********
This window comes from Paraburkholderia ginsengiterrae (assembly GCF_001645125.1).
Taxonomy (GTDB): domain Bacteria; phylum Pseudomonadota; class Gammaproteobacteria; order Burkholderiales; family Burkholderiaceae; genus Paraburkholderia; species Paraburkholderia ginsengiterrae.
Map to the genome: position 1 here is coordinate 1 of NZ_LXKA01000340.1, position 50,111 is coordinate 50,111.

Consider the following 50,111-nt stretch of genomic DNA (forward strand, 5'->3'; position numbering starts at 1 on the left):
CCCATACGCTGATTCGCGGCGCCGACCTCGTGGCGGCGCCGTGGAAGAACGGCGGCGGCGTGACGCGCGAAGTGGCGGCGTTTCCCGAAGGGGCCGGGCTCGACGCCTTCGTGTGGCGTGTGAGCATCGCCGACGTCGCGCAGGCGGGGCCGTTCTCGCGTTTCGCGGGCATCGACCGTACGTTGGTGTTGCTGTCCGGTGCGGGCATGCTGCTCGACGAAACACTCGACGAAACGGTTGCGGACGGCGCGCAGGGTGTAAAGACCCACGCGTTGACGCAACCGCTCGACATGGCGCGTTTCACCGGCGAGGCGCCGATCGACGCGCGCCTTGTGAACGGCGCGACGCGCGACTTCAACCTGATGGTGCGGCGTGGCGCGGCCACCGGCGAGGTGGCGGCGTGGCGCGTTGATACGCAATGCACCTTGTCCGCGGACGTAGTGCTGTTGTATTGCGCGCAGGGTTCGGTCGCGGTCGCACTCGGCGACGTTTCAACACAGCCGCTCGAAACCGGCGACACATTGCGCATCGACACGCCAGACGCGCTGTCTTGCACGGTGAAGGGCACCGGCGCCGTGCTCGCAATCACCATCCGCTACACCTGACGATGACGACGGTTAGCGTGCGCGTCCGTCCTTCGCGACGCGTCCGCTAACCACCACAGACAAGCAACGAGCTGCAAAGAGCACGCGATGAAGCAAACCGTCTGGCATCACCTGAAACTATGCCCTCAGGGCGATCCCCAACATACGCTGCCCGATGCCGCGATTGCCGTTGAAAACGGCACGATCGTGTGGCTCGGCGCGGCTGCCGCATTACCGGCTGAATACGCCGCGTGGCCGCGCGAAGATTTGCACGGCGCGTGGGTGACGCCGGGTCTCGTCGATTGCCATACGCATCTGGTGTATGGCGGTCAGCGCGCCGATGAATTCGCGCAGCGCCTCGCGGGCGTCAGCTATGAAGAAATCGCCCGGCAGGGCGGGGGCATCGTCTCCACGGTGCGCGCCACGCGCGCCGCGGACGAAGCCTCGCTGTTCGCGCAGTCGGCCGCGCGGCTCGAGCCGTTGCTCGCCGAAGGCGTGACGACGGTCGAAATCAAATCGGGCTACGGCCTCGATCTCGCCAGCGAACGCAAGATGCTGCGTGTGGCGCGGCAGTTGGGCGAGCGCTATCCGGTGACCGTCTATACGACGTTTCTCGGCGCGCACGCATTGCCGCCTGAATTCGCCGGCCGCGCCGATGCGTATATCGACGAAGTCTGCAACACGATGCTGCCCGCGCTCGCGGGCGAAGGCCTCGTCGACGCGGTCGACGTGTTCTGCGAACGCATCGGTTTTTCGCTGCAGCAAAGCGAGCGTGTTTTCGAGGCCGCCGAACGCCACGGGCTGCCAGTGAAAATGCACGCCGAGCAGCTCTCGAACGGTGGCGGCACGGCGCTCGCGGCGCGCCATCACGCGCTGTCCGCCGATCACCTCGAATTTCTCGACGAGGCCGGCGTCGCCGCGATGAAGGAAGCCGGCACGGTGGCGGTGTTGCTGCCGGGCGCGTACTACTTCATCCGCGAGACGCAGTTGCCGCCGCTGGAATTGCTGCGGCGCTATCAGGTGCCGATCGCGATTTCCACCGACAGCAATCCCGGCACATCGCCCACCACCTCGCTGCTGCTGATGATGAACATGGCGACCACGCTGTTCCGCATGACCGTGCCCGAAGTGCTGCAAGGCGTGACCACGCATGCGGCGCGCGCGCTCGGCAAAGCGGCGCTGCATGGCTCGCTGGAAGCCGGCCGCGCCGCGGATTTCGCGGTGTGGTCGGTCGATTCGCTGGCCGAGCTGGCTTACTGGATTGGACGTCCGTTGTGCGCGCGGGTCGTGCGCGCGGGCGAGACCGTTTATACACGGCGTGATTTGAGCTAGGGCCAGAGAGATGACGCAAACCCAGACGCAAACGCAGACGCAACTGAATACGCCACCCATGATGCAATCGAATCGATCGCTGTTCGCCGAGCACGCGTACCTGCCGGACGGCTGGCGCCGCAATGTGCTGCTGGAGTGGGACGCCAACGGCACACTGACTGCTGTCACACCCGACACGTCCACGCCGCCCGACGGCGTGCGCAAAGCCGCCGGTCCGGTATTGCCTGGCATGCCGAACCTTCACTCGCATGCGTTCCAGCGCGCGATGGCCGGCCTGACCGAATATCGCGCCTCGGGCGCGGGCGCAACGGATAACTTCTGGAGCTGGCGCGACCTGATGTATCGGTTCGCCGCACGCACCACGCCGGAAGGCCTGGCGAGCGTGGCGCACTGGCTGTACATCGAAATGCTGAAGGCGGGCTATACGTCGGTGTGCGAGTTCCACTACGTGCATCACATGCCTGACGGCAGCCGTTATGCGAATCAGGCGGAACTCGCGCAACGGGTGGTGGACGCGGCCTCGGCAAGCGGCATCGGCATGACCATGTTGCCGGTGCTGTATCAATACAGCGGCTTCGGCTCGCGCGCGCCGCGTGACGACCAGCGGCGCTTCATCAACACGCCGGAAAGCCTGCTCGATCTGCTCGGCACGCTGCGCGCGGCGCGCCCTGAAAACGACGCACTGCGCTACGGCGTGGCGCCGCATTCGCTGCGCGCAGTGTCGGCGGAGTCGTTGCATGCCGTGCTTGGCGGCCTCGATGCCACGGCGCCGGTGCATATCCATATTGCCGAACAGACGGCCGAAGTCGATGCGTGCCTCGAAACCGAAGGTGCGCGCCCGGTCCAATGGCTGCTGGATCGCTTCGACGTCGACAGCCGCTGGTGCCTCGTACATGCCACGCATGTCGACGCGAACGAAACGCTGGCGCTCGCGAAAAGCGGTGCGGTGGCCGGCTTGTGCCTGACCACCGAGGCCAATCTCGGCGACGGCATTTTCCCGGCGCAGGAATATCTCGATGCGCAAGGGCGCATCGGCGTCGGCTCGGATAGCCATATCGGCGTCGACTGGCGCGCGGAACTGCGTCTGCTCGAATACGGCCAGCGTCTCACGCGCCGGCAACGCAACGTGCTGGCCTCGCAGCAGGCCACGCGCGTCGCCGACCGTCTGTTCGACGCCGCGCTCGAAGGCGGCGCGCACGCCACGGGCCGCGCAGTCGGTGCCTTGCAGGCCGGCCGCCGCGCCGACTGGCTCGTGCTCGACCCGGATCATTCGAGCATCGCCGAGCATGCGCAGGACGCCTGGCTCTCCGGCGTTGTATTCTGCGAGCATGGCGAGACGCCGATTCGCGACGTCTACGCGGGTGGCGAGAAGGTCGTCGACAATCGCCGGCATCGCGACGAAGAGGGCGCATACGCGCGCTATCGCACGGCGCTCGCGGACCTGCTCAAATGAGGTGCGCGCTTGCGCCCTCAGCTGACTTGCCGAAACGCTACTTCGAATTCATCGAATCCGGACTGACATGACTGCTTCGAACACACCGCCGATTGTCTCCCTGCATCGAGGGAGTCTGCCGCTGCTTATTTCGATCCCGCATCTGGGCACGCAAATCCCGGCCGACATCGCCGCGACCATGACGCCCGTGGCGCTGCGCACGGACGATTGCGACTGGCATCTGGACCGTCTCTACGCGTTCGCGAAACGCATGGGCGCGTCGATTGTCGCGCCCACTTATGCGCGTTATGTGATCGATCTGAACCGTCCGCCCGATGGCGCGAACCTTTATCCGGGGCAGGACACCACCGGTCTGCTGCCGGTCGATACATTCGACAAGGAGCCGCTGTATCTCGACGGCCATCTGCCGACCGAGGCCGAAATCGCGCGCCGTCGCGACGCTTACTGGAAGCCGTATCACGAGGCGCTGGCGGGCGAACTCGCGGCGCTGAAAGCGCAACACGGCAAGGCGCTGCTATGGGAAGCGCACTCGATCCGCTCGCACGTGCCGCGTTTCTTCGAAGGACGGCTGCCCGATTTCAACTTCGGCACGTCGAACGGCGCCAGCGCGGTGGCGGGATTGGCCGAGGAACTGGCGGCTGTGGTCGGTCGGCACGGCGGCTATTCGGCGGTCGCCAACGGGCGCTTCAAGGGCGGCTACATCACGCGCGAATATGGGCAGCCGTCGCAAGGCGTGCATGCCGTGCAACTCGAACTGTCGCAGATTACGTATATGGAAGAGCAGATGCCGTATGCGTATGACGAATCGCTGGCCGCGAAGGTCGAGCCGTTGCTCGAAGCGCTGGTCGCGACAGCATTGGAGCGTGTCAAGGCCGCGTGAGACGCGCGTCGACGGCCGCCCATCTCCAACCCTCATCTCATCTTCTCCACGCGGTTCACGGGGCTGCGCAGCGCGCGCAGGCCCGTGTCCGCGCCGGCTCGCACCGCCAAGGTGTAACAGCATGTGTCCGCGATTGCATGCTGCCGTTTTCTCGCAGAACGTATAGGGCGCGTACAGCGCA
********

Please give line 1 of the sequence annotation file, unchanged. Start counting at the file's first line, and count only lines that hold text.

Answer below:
This window comes from Paraburkholderia ginsengiterrae (assembly GCF_001645125.1).